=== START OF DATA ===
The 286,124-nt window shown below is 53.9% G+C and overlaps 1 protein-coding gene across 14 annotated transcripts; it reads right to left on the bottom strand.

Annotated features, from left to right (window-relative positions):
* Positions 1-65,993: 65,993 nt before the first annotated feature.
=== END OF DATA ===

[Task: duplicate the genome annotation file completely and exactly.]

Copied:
The 286,124-nt window shown below is 53.9% G+C and overlaps 1 protein-coding gene across 14 annotated transcripts; it reads right to left on the bottom strand.

Annotated features, from left to right (window-relative positions):
* Positions 1-65,993: 65,993 nt before the first annotated feature.